Differences among types of pesticides in shallow groundwater were apparent. The most frequently detected class of herbicides was the s-triazine compounds—atrazine, simazine, or prometon, or the atrazine-degradate compounds—2-chloro-4-ethylamino-6-amino-s-triazine (desethylatrazine or CIAT) and 2-chloro-4-isopropylamino-6-amino-s-triazine (hydroxyatrazine or OIET). The next most frequently detected classes of herbicides were the chloroacetanilides, including metolachlor and acetochlor, and the ureic herbicides, including diuron (and degradate, 3,4-dichloroaniline), fluometuron, metsulfuron methyl, sulfameturon, bromacil, and tebuthiuron.

Insecticides also were detected, but less frequently than herbicides, with one or more insecticides present in groundwater samples from 38 percent of shallow wells sampled in 2008. Detected insecticides included parent or degradate compounds commonly used for either nonspecific or haustellate (sucking) insects, including chlorpyrifos and dichlorodiphenyldichloroethane (p,p’-DDD; a degradate of dichlorodiphenyltrichloroethane, DDT), and for termite control, including dieldrin, chlordane, heptachlor epoxide, (a degradate of heptachlor), fipronil, and the sulfone and sulfide degradates of fipronil.

The concentrations of individual pesticides in shallow groundwater in both years were low. Maximum concentrations were no greater than a few tenths of a microgram per liter (μg/L); typical concentrations often were less than 0.1 μg/L. Multiple pesticides, however, commonly were present in groundwater. For example, in 2008, approximately 88 percent (7 of 8) of the wells that yielded a sample with at least one detectable pesticide contained five or more pesticides. The highest number of detections occurred in a groundwater sample from well WE Ca 32, which is located in a highly developed urban area; this sample contained 15 different pesticide residues.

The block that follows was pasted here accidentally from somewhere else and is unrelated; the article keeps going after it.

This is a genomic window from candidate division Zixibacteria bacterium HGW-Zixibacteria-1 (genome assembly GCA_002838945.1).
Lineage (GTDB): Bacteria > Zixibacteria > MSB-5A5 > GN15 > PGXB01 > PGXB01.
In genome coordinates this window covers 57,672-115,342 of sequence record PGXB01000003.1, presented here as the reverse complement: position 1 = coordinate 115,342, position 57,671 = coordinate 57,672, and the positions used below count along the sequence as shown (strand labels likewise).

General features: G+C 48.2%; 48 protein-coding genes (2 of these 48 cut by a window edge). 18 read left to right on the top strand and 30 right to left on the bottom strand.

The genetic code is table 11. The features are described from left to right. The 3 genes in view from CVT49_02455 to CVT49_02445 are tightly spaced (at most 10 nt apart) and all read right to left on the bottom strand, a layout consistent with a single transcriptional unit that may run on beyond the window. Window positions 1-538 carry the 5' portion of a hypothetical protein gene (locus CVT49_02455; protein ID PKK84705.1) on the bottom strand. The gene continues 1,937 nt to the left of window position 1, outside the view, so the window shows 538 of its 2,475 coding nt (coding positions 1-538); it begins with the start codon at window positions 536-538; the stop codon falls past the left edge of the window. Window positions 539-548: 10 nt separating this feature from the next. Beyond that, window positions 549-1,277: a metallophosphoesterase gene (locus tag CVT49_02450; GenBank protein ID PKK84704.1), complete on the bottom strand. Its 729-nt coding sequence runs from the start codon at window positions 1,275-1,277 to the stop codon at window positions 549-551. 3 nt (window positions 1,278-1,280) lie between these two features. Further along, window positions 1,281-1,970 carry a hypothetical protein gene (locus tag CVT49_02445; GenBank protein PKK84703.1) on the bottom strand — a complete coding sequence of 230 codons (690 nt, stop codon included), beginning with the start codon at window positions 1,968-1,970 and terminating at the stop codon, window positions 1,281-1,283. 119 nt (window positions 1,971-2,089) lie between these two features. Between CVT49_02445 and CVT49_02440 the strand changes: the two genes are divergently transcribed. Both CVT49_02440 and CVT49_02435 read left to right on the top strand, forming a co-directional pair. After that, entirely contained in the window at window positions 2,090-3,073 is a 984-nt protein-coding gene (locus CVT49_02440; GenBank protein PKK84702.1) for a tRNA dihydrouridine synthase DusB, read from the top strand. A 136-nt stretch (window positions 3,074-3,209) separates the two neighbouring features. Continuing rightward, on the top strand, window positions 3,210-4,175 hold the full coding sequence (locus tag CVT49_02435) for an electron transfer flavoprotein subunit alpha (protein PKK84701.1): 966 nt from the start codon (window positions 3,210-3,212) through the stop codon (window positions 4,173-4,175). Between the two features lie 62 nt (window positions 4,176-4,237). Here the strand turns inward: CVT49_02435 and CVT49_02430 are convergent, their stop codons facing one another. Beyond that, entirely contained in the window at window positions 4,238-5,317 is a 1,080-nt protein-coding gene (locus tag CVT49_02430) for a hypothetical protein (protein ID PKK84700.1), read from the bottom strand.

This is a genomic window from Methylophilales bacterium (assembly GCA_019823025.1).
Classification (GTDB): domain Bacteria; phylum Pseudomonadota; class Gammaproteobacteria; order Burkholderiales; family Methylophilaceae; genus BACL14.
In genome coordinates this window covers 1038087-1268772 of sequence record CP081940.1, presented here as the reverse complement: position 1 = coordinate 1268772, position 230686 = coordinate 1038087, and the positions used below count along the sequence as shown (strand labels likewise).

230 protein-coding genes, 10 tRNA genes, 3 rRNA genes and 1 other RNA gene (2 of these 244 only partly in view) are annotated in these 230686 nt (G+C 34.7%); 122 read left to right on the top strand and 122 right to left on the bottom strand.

In relation to human and aquatic health, no pesticide concentration in either 2005 or 2008 exceeded Federal drinking-water standards. Groundwater samples from a few sites, however, contained levels of chiefly banned or restricted-use pesticides that exceeded other human-health and (or) aquatic-health guidelines. For example, concentrations of dieldrin in 2008 groundwater samples from three wells—WE Ca 32 (0.028 μg/L), WE Ba 11 (0.016 μg/L), and WW Ac 8 (0.014 μg/L)—fell within the range of concern for 2004 Federally approved non-regulatory USGS Health-Based Assessment benchmarks (0.002 to 0.2 μg/L), and exceeded earlier (1999) Federal criteria for drinking water (0.000052 μg/L). Other individual compounds whose concentrations exceeded 1999 Federal guidelines for samples from one or more of these three sites, or another site, included p,p’-DDD, dichlorodiphenyldichloroethylene (p,p’-DDE; another degradate of DDT), chlordane, and heptachlor epoxide. Pesticide concentrations in groundwater also were compared to three aquatic-health guidelines for freshwater (United States, Great Lakes, or Canada). One or more of these guidelines were exceeded in groundwater samples obtained in 2005 or 2008 for one or more of the compounds chlordane, dieldrin, heptachlor epoxide, p,p’-DDE, p,p’-DDD, and chlorpyrifos.